Farming on Patios and Balconies
By Victoria Harres, Collin County Master Gardener
Historically, Americans turn to gardening when going through difficult economic times. Not only do gardens provide nutrition and a sense of food security, they also help people feel more control over their food source and provide healthy exercise.
During the past year, a lot of people have worried about food insecurity.
Victory gardens like those that rose in popularity during World War II sprung up in yards all across America during the pandemic of 2020. People who had never grown a tomato plowed under turf grass to sow seeds for fall harvests. Others expanded existing gardens or replaced pots of flowers on the balcony with pots of tomatoes and peppers.
Lack of land did not stop resolute gardeners.
Farmland or large backyards are not a requirement for growing nutritious vegetables. The space needed can be as small as a single pot with a lettuce plant or several grow bags on a patio with herbs and tomatoes. Almost any vegetable you can grow in a more traditional garden setting can be grown in a container on a patio, a sunny balcony or even indoors with the right lighting.
For tips on getting started we turn to a guide from the Texas A&M Agrilife Extension: Vegetable Gardening in Containersby Joseph G. Masabni. The following are some key recommendations you’ll want to consider:
Crops and varieties
Although it can be fun to experiment with almost any seed or starter plant purchased at your local nursery, there are some vegetables more suited to growing in containers than others. In particular, consider small tomato varieties, peppers, radishes and herbs. Consider how much space and the lighting situation before you start buying. Some plants will require more space and/or more light than others.
Almost any container can be used for growing plants. Be sure to use the correct type of soil and that the pot has adequate drainage holes for its size. Avoid containers that previously held anything toxic.
All plants have their own moisture requirements. For vegetables, it’s important to make sure they don’t completely dry out, but also avoid over watering. Good drainage will go a long way to make sure a plant doesn’t sit in excessive water which can deprive it of oxygen. Also avoid getting the foliage wet, which can encourage disease.
Healthy vegetables need to be fed appropriately – not too much and not too little. You can choose to either provide a time-release fertilizer mixed into the soil before planing, or a water-soluble fertilizer that can be given on a regular basis. There are lots of products on the market, make sure you read the label carefully and follow instructions.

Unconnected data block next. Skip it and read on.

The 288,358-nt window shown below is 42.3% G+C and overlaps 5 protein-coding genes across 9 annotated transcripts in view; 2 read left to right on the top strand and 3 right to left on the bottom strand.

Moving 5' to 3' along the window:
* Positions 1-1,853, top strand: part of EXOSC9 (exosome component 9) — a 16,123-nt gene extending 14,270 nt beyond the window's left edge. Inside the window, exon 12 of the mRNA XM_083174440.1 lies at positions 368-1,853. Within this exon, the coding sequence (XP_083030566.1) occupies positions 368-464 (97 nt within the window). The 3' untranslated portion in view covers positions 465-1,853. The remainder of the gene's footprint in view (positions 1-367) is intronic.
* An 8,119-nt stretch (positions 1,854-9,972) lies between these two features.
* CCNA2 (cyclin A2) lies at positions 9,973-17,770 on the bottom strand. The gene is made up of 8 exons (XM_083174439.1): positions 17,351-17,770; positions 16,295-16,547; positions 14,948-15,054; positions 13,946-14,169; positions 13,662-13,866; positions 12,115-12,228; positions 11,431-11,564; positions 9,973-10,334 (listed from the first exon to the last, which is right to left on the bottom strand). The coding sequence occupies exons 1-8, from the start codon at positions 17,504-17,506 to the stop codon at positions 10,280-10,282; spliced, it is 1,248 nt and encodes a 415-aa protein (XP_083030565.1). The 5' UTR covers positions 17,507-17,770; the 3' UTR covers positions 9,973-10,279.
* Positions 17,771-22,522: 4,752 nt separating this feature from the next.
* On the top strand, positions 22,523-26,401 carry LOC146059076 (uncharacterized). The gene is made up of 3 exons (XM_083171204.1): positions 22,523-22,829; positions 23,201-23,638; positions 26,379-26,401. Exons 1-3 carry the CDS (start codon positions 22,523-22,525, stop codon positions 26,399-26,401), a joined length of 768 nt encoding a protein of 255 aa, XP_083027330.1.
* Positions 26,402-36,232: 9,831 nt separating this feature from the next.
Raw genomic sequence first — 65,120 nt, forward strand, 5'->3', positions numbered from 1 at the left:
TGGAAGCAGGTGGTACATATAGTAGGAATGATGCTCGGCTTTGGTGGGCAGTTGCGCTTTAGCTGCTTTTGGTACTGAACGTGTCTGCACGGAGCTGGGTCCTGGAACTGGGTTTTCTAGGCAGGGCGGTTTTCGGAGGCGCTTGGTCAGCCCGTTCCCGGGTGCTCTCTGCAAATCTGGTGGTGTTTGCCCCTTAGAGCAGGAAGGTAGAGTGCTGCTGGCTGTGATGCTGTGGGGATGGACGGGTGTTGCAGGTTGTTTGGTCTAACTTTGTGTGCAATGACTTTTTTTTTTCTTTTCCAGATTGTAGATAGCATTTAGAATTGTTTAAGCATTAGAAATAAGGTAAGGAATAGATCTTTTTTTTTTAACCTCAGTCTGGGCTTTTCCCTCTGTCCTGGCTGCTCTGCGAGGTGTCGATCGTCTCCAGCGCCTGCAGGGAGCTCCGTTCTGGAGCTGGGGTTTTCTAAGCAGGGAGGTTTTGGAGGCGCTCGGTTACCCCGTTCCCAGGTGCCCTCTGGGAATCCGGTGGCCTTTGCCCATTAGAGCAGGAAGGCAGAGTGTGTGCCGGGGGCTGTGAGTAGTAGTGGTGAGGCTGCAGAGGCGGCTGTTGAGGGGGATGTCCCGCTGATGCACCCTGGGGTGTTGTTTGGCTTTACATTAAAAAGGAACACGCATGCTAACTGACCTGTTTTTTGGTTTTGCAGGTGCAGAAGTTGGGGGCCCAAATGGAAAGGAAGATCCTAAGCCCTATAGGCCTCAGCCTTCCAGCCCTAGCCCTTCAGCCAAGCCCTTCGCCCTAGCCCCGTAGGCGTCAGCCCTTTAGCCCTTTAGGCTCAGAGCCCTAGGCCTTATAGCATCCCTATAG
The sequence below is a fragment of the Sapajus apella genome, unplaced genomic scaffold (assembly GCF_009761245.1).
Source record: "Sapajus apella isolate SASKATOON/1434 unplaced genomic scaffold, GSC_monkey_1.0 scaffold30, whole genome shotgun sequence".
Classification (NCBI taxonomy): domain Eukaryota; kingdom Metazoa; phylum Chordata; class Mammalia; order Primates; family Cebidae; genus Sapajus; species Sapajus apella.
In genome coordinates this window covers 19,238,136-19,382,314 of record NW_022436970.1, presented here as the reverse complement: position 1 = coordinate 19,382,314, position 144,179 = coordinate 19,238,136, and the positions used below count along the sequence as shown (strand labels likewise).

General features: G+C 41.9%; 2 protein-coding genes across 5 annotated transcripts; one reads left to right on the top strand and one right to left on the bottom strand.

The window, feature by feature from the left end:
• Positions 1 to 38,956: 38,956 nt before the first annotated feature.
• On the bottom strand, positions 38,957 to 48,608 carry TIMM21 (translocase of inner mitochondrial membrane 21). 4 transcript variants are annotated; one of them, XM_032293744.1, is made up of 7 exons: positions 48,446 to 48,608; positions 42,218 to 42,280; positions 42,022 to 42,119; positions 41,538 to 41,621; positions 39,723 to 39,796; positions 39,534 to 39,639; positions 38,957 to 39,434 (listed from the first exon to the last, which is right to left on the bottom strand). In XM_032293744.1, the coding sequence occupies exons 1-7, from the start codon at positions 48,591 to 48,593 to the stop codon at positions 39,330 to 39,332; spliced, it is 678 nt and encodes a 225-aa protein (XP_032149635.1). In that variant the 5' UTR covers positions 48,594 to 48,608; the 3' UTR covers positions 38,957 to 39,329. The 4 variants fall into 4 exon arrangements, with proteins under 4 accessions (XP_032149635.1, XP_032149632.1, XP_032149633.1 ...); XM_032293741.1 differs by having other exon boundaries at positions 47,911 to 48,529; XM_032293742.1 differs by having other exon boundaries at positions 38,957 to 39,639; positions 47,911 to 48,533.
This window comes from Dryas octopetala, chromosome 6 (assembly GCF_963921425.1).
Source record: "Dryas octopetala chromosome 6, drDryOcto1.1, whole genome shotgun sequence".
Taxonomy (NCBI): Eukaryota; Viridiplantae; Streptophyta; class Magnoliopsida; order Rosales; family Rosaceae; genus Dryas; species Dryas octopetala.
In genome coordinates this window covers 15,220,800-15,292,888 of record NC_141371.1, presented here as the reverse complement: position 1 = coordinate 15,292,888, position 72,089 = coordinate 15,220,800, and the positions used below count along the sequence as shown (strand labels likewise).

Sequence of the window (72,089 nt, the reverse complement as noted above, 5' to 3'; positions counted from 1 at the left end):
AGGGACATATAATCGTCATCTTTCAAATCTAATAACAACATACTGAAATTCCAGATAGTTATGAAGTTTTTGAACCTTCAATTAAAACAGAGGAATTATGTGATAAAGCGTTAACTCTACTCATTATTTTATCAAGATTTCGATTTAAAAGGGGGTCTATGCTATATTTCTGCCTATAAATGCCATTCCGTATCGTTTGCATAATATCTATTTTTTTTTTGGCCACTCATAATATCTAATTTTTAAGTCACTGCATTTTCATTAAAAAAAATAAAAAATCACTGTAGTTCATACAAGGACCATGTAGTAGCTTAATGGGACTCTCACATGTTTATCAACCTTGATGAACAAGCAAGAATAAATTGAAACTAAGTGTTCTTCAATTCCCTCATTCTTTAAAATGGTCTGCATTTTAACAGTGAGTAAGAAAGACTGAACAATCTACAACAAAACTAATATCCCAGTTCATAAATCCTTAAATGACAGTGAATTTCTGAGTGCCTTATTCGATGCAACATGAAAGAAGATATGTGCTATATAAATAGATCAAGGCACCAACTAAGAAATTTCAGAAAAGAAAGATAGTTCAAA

Different vegetables will have different light needs. Consider the lighting you’ll have before selecting plants. Things like tomatoes and peppers need a lot of sun light, but things like lettuce and many herbs are very happy to spend their days in part shade. If needed, you can move your containers around each day to make sure plants that need more sun get what they need and vice versa.
Diseases and Insects
You should check your vegetables frequently for any signs of insect damage or disease. If your plant suddenly has concerning signs, do a bit of research online to identify the problem. If a treatment is required to deal with either insects or disease, choose the safest possible remedy. These are vegetables you’ll later be ingesting after all. Remember, most insects can simply be picked off by hand or sprayed off with water. If you do need to apply an agent to combat a problem, make sure it is approved for use on vegetables and follow the label instructions very carefully.
Growing your own vegetables, even if just one tomato plant, can be incredibly rewarding. So make sure to enjoy your plants and the process of growing them. At the end of the season you will both enjoy the fruits of your labor and bask in the joy of having grown your own food.
Don’t forget to check out this AgriLife guide for more tips on growing vegetables in containers: Vegetable Gardening in Containers
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